Alice's Restaurant (1969) / Drama-Comedy

MPAA Rated: Originally rated R, but re-edited to get a PG rating (I'd rate it PG-13 for sexual situations, drug use and some language)
Running Time: 111 min.

Cast: Arlo Guthrie, Patricia Quinn, James Broderick, Pete Seeger, Lee Hays, Michael McClanathan, Geoff Outlaw, Tina Chen
Director: Arthur Penn

Screenplay: Venable Herndon, Arthur Penn



If Arlo Guthrie could squeeze the real-life events down to an 18-minute "talking blues" song, "Alice's Restaurant Massacree," you could easily squeeze Arthur Penn's screen adaptation of that song into an interesting film of about that same length.  The problem here is that Alice's Restaurant (the movie) is 93 minutes too long, full of scenes that evoke about the same amount of feeling and interest as watching an endless amount of deleted scenes, without much commentary to string them together,  cut from a much more cohesive movie.  It's one of those cult films that people could only love for reasons other than the movie itself, whether for the nostalgic value of the folk music, the hippie counterculture period, or they're huge fans of Arthur Penn (Bonnie and Clyde, Little Big Man).  If you don't fit into any of those three categories, chances are you just don't fit in, man!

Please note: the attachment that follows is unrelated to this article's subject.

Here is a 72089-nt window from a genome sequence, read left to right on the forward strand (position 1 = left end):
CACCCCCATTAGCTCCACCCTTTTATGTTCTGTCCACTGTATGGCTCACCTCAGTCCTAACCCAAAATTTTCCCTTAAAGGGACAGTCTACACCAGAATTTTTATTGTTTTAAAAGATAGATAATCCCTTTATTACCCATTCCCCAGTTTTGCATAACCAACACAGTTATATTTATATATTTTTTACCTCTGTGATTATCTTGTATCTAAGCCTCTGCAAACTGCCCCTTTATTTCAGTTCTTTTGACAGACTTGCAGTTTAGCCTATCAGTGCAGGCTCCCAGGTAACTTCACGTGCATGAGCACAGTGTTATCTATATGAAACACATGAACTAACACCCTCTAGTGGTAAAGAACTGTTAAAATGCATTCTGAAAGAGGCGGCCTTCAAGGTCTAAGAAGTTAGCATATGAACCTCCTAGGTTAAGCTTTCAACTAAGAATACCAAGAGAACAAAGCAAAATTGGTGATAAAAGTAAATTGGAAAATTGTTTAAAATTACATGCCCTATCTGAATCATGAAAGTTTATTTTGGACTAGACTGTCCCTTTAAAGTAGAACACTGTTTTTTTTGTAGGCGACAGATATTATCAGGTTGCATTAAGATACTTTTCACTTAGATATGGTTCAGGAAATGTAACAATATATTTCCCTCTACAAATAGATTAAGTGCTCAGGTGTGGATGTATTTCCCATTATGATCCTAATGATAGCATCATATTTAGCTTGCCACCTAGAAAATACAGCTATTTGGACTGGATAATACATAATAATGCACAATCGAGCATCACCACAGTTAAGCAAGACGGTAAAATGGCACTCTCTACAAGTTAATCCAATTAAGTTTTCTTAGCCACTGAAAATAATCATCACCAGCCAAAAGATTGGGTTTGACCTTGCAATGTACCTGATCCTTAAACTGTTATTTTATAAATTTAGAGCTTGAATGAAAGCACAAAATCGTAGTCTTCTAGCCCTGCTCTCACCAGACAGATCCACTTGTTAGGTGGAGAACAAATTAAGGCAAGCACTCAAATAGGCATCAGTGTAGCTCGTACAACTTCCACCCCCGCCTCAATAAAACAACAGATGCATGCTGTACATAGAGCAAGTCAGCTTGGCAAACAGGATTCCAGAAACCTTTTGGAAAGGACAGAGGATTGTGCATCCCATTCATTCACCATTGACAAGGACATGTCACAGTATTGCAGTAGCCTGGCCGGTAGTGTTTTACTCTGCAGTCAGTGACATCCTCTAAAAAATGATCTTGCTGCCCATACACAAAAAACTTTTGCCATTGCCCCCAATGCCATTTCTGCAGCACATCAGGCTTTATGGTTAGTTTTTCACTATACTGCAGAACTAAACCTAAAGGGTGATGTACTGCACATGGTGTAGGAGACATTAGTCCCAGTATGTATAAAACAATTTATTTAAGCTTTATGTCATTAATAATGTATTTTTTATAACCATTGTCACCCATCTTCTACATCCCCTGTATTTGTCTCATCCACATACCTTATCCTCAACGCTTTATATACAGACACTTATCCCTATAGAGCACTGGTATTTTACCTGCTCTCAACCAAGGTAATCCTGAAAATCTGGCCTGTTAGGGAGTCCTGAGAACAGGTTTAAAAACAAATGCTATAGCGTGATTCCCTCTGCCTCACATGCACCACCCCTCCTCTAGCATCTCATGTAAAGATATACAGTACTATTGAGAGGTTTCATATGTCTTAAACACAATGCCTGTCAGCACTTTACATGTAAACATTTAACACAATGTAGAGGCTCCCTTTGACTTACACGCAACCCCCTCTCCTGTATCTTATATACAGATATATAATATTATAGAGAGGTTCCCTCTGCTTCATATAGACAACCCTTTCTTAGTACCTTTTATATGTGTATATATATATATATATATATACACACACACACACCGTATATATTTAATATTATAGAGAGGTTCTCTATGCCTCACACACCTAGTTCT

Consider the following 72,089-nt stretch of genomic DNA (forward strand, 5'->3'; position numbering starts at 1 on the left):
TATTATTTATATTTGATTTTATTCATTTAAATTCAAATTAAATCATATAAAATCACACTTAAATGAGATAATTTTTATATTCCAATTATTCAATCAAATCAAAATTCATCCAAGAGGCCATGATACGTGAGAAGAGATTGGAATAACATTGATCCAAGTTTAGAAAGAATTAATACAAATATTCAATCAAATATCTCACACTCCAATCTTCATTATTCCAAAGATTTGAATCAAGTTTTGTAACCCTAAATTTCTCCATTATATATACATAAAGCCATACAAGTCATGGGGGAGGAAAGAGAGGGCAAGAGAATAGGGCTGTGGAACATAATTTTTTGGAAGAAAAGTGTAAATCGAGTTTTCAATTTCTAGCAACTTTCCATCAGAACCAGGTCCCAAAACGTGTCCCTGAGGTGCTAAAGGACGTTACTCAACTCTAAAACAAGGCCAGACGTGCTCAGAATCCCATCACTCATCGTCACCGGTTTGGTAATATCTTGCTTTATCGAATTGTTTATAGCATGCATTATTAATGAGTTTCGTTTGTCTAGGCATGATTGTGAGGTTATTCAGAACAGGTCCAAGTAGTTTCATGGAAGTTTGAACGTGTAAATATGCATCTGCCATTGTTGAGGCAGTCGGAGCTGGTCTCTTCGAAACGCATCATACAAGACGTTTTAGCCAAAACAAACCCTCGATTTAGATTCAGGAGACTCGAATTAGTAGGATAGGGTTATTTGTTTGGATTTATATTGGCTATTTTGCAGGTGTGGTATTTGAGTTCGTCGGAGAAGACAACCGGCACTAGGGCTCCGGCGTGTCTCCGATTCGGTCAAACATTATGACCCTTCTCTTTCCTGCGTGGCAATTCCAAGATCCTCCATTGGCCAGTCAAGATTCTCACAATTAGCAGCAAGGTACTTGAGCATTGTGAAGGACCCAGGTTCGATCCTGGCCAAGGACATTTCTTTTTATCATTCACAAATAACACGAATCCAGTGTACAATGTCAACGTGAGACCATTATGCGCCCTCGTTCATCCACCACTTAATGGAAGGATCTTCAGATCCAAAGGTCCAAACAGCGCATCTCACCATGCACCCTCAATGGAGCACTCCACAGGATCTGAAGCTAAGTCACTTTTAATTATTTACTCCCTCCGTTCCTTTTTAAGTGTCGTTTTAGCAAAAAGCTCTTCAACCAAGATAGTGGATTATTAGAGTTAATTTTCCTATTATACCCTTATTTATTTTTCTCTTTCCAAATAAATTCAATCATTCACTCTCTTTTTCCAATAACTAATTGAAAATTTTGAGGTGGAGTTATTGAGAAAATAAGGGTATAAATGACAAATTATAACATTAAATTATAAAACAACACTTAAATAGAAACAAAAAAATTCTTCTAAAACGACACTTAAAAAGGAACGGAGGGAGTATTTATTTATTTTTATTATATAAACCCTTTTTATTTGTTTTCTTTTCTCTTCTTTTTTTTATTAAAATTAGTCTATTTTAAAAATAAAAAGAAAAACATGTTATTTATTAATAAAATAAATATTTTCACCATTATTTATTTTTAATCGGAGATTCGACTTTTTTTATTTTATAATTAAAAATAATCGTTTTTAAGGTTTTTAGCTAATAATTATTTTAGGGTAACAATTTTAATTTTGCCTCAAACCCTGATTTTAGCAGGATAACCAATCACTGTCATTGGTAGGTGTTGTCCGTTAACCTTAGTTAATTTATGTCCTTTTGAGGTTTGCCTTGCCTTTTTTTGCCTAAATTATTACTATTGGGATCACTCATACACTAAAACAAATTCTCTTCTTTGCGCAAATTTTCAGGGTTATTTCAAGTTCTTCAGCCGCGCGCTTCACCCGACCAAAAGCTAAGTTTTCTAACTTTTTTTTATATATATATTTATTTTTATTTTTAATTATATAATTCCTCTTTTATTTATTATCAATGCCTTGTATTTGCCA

The story, such as it is, basically relates the time when Arlo Guthrie went to visit Alice for Thanksgiving, and afterward gets nailed for illegal dumping when he has no place to stash all of the post-party trash, then later recounting how all of this led to his ability to evade being drafted.

It's an idea that seems better in the mind than executed here, which is probably why the song was so popular: it allowed you to imagine the situations in your mind.  However, as a movie, it's all very "much ado about nothing," with a meandering storyline whereby hippies like Arlo get it on with each other, smoke a little herb, and get hassled at every opportunity by the Man.  Somewhere in there are a feast, a wedding, and a funeral, and while there are occasional nice touches here and there that will no doubt please fans of the stars or the song, there's really no vested interest from a narrative stand-point to really give a damn about any of these people or their lives.

Ah, yes.  Context is the thing!  Alice's Restaurant is a movie that requires a good deal of context to properly enjoy, and as an encapsulation of the end of the hippie movement, it might be seen as an important document above and beyond its meager story.  However, the film itself is a failure in delivering its own messages, with stilted dialogue, confused motivations, and lackadaisical delivery.  For a film that almost pushes two hours in length, it has more than enough time to make its case and stand on its own terms. 

You can get anything you want at Alice's Restaurant, so long as that thing isn't great filmmaking.  Listen to the song, enjoy it for what it is, and use that 93 minutes you've saved to watch a much better movie.

2003 Vince Leo